|Martin Lee, e-mail, 04.09.2011 22:01|
My Grandfather was a rear gunner in the second WW, Samuel Lee. Could anyone tell me if the Imperial War Museum is the only place that has a Short Sunderland?
|ivor churchard, e-mail, 24.06.2011 23:53|
my late father was a rear gunner in 209 squadron flying from kaggolla in burma to bomb the japanese,i took him to see the sunderland @ duxford before he died very moving day.
|Philip McCready, e-mail, 17.06.2011 01:54|
My dad, WO Ernest W. Mcready was a wireless operator /gunner on shorts flying from the north of Scotland. His plane went down in the North Sea in March, 1945.
|D.D.O'Lander, e-mail, 11.06.2011 21:00|
I read somewhere that a man in Florida (I believe) owns a refurbished Sunderland he uses for private flights. Does anyone know if that's true or where any might still exist in an air museum or private collection?
|Reed Evans, e-mail, 18.04.2011 08:19|
Note for Mr. Harrison. I was in the RNZAF from 1953 to 1961. Though not aircrew I was in no. 6 sqdn 51 to 56 and no. 5 sqdn 56 to 58 and traveled in Sunderlands quite often.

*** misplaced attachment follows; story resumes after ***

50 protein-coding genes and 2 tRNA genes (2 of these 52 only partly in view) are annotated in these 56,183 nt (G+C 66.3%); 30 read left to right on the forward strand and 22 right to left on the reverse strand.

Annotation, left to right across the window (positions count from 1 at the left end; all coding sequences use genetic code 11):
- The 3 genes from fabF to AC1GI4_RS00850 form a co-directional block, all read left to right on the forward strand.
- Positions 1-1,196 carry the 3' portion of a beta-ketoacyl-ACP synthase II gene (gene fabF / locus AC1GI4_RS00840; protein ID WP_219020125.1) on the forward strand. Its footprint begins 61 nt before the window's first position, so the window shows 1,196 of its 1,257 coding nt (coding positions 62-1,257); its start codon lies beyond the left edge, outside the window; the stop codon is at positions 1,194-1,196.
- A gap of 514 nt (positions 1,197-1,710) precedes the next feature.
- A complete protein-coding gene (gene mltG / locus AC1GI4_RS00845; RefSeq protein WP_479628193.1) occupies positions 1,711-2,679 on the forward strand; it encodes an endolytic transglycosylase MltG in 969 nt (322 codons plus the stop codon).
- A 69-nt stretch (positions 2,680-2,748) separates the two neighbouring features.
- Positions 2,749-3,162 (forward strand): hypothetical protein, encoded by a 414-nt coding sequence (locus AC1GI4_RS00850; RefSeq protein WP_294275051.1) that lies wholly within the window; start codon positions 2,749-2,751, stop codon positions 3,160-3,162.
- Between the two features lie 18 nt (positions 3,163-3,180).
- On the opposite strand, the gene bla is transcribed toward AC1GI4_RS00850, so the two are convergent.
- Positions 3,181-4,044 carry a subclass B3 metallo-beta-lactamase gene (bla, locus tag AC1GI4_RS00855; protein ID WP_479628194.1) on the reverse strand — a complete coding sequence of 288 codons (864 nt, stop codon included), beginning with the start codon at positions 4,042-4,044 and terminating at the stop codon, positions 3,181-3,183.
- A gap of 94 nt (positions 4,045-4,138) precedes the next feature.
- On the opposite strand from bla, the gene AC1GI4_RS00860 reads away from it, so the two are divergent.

|David Smith, e-mail, 07.02.2011 13:34|
In the same way that the Mk 1V Sunderland( Seaford) was used as the basis for the civilian Solent, so the MkV was used for the Sandringham.I was an apprentice at Shorts Seaplane works in 1945 /47 & worked on them all, including the conversion frames for nose & tail( in lieu of turrets), which were sent to Belfast for the first 3 or 4 production Sandringhams.
|Barry, 07.01.2011 16:55|
In total 739 were built including 240 by Blackburn at Dumbarton in Scotland. The last sortie flown by trhe R.A.F. was on the 15th May 1959 from Singapore. As noted elsewhere those in service with the RNZAF soldiered on untill 1961.
|Joe, e-mail, 17.11.2010 01:12|
Nicknamed the Flying Porcupine, because of all it's guns, the Sunderland was in a continuous state of improvement, during it's production run. Considered a top performer.
|John Harrison, e-mail, 19.10.2010 05:47|
I flew these aircraft with the RNZAF from 1956 until 1961.They were replaced by Orions in 1963.
Do you have any comments?